Little Women by Louisa May Alcott
My rating: 3 of 5 stars
I haven't read this book in, oh, probably twenty years. I remembered a few things from the book which helped because overall I felt the book was rather anti-climatic. On the other hand, this book read very well and wasn't filled with heavy overtones considering the time period it was authored. I did find myself skimming quite a bit when the author would go off in the narration voice on morality or whatever soapbox needed standing on.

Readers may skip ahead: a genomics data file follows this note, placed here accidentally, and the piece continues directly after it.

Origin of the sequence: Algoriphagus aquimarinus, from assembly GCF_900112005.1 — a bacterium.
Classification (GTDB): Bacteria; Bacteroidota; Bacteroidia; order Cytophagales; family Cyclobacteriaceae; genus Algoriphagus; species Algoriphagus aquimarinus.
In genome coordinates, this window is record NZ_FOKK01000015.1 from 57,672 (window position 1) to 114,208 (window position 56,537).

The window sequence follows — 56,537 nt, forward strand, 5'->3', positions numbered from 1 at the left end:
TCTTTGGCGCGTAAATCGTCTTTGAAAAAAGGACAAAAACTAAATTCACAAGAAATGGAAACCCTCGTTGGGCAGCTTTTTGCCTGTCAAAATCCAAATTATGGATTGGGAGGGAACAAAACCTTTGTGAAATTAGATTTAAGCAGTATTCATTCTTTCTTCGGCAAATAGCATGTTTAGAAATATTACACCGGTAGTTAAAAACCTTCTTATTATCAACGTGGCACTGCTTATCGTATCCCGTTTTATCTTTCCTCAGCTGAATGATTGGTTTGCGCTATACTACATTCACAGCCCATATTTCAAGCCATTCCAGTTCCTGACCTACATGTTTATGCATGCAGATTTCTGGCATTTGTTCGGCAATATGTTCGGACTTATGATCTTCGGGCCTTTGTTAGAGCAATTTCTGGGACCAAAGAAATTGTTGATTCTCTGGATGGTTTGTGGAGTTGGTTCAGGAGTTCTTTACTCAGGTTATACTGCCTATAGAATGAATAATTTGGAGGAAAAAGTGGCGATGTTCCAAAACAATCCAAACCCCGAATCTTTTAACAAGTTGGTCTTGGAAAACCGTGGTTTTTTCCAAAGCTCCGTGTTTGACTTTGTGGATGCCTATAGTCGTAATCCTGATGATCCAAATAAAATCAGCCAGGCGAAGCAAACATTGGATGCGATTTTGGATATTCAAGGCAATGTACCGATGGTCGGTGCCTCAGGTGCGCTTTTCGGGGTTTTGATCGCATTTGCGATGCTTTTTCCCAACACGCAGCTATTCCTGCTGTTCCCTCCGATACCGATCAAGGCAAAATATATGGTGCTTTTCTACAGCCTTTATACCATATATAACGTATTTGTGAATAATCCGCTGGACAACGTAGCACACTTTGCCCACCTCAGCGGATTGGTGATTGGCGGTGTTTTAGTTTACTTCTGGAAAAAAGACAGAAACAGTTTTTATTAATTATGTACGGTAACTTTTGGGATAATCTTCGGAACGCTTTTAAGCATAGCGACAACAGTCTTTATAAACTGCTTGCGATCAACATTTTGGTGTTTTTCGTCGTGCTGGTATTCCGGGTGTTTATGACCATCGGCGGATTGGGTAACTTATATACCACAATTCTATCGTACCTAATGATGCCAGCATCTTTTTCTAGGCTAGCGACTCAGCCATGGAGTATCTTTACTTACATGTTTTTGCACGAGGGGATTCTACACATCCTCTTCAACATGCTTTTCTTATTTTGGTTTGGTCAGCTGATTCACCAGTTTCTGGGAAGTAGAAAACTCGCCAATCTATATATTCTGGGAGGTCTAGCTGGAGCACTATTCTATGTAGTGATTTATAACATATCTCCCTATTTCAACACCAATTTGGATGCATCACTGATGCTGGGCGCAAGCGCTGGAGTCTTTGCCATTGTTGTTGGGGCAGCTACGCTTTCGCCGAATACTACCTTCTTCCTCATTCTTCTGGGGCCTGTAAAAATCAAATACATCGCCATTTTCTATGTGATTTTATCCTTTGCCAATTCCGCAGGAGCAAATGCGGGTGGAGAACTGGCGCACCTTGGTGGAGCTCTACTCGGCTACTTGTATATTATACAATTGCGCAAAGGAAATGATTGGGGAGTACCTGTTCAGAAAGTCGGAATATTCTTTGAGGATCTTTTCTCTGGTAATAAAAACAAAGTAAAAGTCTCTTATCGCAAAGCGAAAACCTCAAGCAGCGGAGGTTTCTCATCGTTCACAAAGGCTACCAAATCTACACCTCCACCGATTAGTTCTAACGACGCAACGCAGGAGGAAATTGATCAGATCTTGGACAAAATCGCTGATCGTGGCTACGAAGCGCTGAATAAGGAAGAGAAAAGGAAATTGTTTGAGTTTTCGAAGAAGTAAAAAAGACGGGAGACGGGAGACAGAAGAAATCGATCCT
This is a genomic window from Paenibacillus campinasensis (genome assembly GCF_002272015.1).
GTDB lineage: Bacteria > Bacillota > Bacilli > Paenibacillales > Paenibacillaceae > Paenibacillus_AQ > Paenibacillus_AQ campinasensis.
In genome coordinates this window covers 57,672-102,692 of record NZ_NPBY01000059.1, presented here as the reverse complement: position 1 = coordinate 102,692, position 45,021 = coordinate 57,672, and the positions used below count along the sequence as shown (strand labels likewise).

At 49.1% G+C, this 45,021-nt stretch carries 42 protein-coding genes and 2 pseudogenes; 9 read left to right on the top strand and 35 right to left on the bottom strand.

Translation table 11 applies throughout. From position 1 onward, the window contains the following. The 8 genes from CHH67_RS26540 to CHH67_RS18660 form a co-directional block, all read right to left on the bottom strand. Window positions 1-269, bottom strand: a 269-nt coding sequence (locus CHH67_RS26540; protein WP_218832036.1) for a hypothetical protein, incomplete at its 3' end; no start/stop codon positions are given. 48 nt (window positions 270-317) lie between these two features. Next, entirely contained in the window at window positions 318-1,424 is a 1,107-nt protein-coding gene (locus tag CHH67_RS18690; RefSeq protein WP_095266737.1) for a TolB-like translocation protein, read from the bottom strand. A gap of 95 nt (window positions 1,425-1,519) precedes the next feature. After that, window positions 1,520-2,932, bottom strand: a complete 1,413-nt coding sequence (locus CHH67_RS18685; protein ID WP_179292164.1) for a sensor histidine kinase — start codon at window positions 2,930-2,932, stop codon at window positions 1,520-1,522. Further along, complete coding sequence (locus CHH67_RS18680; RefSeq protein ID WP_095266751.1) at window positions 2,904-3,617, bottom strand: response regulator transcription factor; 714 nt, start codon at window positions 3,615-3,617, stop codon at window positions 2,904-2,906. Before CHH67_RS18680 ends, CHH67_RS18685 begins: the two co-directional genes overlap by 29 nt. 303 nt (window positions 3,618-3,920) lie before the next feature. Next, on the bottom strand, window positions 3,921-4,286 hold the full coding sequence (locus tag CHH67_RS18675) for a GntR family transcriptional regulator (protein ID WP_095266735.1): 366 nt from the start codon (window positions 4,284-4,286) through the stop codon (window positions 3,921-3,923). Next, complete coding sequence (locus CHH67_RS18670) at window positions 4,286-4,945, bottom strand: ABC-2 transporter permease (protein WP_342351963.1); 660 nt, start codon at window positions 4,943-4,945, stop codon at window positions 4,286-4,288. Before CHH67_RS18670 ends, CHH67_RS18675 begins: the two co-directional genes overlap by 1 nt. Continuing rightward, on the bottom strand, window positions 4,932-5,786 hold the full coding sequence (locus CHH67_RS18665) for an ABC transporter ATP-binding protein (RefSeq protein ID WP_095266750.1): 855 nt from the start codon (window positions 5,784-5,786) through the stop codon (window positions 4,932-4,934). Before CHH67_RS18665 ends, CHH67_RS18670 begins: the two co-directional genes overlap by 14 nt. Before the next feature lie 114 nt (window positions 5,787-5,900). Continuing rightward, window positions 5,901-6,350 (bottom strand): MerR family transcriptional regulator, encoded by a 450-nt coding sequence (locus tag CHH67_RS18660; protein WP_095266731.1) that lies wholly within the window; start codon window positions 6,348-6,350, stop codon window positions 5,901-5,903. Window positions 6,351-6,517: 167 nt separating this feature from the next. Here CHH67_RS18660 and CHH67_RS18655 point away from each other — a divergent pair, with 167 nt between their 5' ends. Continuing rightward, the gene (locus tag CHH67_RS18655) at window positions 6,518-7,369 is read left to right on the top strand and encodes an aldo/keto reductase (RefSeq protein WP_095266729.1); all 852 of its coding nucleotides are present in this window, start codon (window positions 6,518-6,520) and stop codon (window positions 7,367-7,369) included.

Summary: Little Women is one of the best loved books of all time. Lovely Meg, talented Jo, frail Beth, spoiled Amy: these are hard lessons of poverty and of growing up in New England during the Civil War. Through their dreams, plays, pranks, letters, illnesses, and courtships, women of all 0; ages have become a part of this remarkable family and have felt the deep sadness when Meg leaves the circle of sisters to be married at the end of Part I. Part II, chronicles Meg's joys and mishaps as a young wife and mother, Jo's struggle to become a writer, Beth's tragedy, and Amy's artistic pursuits and unexpected romance. Based on Louise May Alcott's childhood, this lively portrait of nineteenth-century family life possesses a lasting vitality that has endeared it to generations of readers.